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TMI Trust Co. v. WMC Mortgage, LLC

United States District Court, D. Connecticut

December 28, 2017

TMI TRUST COMPANY, solely in its capacity as Separate Trustee of the Securitized Asset Backed Receivables LLC Trust 2006-WM2, Plaintiff,
v.
WMC MORTGAGE, LLC f/k/a WMC MORTGAGE CORP., Defendant.

          OMNIBUS RULING ON IN LIMINE MOTIONS

          CHARLES S. HAIGHT, JR. SENIOR UNITED STATES DISTRICT JUDGE.

         A number of limine motions, filed by Plaintiff TMI or Defendant WMC on the authority of Daubert v. Merrell Dow Pharmaceuticals, Inc., 509 U.S. 579 (1993) and its progeny, seek to preclude or limit the proposed testimony of expert witnesses. These motions also turn upon the proper interpretation of Fed.R.Evid. 702. This Ruling resolves those motions.

         A number of Daubert motions are generated by or relate to WMC's motion [Doc. 185] to partially exclude the expert testimony of Dr. Joseph R. Mason, a witness proffered by TMI. Mason's Ph.D. is in Economics from the University of Illinois. He is a professor of finance and banking at the Ourso School of Business, Louisiana State University, and a senior fellow at the Wharton School of the University of Pennsylvania. In Dr. Mason's words, "My field of specialization as an economist lies in applying financial, economic, valuation, and statistical analyses to complex commercial litigation and corporate strategic decision-making." Report, Ex. D [Doc. 185-6] at ¶ 10. He testifies frequently as an expert witness in litigation.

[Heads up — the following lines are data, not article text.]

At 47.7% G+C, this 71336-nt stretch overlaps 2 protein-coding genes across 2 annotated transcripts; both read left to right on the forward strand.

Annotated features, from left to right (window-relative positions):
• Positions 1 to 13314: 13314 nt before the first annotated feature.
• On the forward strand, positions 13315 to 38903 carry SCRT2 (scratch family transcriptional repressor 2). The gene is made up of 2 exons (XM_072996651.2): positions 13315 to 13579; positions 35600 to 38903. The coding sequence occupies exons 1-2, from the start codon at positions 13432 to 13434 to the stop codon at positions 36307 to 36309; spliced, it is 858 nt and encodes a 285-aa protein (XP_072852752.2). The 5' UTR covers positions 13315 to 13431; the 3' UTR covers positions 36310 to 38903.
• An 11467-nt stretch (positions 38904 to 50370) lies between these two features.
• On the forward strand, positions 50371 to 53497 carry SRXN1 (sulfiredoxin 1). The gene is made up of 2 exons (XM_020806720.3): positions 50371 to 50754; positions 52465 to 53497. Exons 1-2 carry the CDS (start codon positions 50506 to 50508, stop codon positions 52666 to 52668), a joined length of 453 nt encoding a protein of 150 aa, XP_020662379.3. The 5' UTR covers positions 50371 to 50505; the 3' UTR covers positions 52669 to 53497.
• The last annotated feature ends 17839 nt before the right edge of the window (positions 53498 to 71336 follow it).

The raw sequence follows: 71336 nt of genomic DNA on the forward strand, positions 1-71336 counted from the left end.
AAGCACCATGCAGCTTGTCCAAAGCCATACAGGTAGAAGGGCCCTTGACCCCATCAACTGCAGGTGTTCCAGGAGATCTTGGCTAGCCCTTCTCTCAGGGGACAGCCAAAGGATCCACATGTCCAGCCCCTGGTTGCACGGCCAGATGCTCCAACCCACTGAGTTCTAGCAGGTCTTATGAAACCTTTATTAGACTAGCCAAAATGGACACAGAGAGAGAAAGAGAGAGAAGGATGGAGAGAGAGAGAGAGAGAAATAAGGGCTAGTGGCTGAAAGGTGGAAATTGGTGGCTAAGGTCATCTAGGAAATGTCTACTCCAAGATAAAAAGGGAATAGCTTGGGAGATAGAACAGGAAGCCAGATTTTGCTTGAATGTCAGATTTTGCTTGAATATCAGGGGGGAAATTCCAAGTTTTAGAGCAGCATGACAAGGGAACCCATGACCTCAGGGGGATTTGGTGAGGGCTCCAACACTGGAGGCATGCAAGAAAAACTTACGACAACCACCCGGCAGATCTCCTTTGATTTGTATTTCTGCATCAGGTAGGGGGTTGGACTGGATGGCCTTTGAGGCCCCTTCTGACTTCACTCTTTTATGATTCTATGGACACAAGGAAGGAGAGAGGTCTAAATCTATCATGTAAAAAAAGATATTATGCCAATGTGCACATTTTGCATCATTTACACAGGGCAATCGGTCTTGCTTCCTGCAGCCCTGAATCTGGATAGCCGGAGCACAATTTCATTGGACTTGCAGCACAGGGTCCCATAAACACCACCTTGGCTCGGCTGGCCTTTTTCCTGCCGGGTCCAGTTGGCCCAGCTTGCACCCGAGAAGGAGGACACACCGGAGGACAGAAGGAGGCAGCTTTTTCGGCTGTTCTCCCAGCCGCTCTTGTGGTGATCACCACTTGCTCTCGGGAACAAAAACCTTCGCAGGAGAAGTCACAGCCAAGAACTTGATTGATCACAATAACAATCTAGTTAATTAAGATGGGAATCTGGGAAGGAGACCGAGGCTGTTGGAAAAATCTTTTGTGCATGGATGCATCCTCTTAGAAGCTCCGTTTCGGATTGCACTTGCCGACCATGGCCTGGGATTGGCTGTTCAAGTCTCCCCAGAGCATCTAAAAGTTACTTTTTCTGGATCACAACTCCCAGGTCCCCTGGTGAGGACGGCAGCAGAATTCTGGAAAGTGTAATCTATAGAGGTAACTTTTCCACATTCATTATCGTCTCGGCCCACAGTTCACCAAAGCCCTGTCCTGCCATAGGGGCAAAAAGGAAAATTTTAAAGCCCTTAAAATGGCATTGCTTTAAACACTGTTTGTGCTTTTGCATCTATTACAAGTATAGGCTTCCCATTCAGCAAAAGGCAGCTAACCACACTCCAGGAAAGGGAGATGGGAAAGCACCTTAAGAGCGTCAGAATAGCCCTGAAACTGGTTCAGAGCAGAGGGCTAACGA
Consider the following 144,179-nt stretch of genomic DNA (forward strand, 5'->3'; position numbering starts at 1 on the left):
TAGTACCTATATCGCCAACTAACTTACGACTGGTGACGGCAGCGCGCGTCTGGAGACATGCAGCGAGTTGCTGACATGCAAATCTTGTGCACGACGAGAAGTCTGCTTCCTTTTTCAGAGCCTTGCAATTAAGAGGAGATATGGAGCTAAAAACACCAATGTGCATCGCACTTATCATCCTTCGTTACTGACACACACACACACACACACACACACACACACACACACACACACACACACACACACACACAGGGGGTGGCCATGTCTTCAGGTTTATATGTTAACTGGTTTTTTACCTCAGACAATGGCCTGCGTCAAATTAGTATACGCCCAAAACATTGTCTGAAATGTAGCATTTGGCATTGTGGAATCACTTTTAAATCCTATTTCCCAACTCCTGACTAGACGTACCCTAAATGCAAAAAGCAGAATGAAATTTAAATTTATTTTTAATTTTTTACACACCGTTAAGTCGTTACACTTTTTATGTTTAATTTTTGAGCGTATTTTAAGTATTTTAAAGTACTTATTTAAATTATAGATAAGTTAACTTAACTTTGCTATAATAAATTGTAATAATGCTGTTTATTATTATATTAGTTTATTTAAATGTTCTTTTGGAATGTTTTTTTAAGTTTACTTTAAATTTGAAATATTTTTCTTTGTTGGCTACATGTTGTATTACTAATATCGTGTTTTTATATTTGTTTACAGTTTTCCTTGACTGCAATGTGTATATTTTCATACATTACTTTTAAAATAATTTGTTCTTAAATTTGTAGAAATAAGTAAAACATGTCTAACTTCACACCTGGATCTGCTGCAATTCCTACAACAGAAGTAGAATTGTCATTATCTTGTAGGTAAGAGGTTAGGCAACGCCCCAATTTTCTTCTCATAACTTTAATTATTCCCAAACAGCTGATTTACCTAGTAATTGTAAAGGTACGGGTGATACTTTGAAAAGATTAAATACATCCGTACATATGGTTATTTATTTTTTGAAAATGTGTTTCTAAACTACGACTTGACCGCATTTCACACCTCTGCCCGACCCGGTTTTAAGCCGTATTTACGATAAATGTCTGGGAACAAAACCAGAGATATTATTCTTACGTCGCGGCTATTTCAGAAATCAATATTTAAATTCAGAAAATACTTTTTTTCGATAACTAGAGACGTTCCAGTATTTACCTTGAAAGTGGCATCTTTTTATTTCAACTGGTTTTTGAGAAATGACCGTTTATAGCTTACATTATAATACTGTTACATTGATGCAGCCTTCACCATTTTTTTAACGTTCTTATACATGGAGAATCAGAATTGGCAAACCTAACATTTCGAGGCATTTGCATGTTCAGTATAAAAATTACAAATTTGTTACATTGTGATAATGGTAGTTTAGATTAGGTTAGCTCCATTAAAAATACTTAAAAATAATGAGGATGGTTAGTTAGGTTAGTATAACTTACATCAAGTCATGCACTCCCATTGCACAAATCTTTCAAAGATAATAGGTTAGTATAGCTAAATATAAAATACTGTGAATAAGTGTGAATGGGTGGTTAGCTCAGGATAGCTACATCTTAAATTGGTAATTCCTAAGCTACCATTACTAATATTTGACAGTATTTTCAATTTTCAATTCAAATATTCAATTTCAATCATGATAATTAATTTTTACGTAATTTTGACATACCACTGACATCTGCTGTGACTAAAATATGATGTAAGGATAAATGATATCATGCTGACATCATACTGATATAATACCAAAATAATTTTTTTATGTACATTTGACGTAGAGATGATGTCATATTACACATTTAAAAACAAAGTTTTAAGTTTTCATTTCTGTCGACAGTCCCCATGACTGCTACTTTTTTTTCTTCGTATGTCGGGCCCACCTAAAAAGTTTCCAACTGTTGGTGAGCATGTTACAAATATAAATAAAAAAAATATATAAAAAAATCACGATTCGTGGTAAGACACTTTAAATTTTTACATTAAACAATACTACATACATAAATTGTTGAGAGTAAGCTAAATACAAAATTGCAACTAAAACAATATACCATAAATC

Dr. Mason describes the services he has rendered to TMI in ¶ 4 of his report:

I have been asked by Plaintiff's counsel to provide my expert opinion on the damages incurred by the Trust under three alternative damages theories, namely: (i) monetary relief sufficient to place the Trust back in the position they would have been in had the WMC loans not been purchased by the Trust ("Rescissory Damages"); (ii) the damages incurred by the Trust resulting from their purchase of the WMC loans at a price above the actual value of those loans ("Benefit of the Bargain Damages"); and (iii) the damages incurred by the Trust based on WMC's breach of its obligation to repurchase mortgage loans in the Trust that breached WMC's representations and warranties made in connection with the sale of the loans to the Trust of ("Repurchase Damages").